After Supreme Court Rap, Bihar Says Stringent Liquor Law To Be Changed

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Stringent Bihar liquor law would be changed, the state government Tuesday told the Supreme Court, which again came down heavily on it for framing such a legislation that has led to thousands languishing in jail and clogging of the judicial system.

The top court said it is a matter of concern and remarked that the Bihar government has brought the law without any legislative impact study and 16 Patna High Court judges are engaged in dealing with the bail applications.

A bench of Justices Sanjay Kishan Kaul and M M Sundresh, dealing with a batch of bail applications of the accused booked under the stringent law sought the record to be placed before it on what impact study the state government has made.

“Senior advocate Ranjit Kumar, appearing for Bihar government, submits that an amendment is to be brought to make the law more efficacious and to deal with its fallout. We would like to know what is the legislative impact study undertaken before implementing the Bihar prohibition law,” the bench said.

The prohibition law had come into force in Bihar in 2016 under which manufacture, sale and consumption was banned in the entire state. The law provides for jail terms along with fines for serious offences, besides confiscation of property of the accused. The law was amended in 2018 under which some provisions were diluted.

At the outset, the bench said it is a matter of concern that 16 judges of the Patna High Court are sitting on bail matters.

“This law is creating crowding. Rectify it or we would say that release everybody on bail till rectification is done. You have passed the law without any legislative impact study. You have not studied what infrastructure will be required in dealing with the cases arising out of the law. Every legislation is bound to create litigation,” the bench observed.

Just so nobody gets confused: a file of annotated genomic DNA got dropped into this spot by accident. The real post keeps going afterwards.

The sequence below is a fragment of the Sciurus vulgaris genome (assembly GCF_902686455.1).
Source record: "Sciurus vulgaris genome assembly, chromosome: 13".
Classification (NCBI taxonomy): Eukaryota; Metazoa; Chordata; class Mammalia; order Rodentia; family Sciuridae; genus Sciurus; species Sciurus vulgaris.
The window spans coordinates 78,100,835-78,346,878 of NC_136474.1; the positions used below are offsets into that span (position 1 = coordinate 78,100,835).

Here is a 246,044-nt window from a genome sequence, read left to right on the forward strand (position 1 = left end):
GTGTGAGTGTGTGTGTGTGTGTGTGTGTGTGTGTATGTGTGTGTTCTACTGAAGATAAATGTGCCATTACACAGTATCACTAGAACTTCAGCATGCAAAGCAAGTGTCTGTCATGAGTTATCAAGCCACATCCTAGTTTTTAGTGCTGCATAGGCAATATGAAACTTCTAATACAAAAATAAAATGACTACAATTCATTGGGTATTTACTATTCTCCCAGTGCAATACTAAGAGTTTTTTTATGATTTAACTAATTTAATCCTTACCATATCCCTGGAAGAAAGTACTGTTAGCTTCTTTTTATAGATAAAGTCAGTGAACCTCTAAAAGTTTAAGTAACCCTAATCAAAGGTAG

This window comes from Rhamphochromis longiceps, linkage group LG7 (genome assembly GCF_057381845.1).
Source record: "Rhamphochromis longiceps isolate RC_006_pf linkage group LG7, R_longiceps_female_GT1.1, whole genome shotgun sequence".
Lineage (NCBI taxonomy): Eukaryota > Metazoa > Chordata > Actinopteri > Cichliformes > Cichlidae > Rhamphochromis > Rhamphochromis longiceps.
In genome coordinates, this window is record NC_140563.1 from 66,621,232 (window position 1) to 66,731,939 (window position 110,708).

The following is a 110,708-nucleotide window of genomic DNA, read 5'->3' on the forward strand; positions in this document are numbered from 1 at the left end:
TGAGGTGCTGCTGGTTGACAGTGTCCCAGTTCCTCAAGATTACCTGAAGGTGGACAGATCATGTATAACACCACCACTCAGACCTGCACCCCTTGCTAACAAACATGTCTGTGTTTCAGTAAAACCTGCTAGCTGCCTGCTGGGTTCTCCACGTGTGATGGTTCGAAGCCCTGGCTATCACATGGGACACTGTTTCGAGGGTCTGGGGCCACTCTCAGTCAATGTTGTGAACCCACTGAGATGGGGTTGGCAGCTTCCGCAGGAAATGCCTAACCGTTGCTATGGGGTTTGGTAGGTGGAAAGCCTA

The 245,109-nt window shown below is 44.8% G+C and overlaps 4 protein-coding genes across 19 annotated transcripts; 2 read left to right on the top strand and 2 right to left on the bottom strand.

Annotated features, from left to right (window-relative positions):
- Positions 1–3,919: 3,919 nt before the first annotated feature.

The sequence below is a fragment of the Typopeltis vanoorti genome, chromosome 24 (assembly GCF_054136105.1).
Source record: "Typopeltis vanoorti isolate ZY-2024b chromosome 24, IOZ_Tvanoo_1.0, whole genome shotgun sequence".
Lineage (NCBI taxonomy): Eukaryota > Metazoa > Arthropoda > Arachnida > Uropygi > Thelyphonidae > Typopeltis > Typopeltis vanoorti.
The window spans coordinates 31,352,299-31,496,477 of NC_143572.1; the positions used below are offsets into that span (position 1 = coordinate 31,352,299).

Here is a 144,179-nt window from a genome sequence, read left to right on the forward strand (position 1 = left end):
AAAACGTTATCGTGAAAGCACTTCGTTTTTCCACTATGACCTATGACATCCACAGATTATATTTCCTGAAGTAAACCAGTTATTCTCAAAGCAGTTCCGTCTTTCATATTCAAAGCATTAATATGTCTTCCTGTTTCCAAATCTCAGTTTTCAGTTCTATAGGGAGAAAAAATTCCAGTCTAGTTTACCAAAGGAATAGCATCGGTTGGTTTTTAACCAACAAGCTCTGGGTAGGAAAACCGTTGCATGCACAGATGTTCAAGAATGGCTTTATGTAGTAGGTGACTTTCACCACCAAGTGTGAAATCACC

It said the state government has made the offence under the law non-bailable which is further creating problems as the matter is reaching High Courts and the Supreme Court.

“Burden is on you (Bihar government) to correct the course,” the bench said.

Kumar said the state government has decided to amend the legislation keeping in view the recent observations of the court and to make it more efficacious.

“The amendment will be brought in the upcoming assembly session,” he said, adding that all relevant concerns will be taken care of.

The bench said liquor problem is a social issue and every state has the right to frame law to deal with it but there has to be some study on how much litigation it is likely to generate, what kind of infrastructure will be needed and what number of judges will be needed.

“A judicial impact study has to be conducted every time a legislation is being brought. The legislature needs to analyse the impact of the law as to how much litigation will increase. Look at the case of Negotiable Instrument Act,” the bench said, adding that the state government has failed to assess the socio-economic impact of the law on the people.

Justice Sundresh pointed out that most of the people being arrested under the law are from the lower strata and if the government arrests, say father, then his son will get into this and later his wife.

The bench said the state has to look at all aspects before bringing these kinds of laws.

It listed the matter for further hearing in the first week of May.

On February 24, the top court had pointed out that almost every bench of the apex court has been dealing with the cases arising out of Bihar Prohibition and Excise Act and had sought to know whether any legislative impact study was conducted.

It had said that the State government is expected to do some prior assessment before any such legislation was to be brought in on the impact it would have on courts, jails, police personnel and the society.

Earlier, a bench of Chief Justice N V Ramana also raised concerns over the cases arising out of the law clogging the judicial system.

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